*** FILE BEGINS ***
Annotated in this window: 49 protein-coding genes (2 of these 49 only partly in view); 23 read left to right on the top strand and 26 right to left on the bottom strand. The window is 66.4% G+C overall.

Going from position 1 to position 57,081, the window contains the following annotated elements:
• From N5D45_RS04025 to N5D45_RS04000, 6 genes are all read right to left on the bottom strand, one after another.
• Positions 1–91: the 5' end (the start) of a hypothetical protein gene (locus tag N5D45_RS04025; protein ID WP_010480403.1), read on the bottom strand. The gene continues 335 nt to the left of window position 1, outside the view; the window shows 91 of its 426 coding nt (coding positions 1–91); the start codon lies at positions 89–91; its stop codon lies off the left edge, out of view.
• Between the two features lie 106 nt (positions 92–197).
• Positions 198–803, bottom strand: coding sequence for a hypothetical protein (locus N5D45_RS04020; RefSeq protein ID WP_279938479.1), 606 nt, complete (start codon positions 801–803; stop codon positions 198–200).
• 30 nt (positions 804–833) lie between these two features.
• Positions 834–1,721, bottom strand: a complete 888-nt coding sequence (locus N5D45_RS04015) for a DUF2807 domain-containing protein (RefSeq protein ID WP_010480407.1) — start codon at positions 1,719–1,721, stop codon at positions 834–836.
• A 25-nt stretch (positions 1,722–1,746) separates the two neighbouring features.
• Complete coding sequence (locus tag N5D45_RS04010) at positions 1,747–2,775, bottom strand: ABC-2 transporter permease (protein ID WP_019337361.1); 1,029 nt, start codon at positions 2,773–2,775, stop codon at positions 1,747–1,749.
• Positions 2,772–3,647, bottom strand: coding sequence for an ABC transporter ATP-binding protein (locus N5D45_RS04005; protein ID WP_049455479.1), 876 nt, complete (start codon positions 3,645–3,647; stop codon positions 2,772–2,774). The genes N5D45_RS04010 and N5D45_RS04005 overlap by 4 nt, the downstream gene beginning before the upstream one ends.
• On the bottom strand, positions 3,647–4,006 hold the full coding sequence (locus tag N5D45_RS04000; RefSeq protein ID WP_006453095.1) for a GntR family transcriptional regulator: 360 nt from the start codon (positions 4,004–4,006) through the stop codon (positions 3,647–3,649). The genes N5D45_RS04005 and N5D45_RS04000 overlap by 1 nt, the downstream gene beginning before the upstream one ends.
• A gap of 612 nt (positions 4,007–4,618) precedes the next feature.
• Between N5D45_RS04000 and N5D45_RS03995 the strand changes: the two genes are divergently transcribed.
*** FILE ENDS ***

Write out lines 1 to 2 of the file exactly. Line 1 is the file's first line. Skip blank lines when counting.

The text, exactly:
Annotated in this window: 49 protein-coding genes (2 of these 49 only partly in view); 23 read left to right on the top strand and 26 right to left on the bottom strand. The window is 66.4% G+C overall.

Going from position 1 to position 57,081, the window contains the following annotated elements: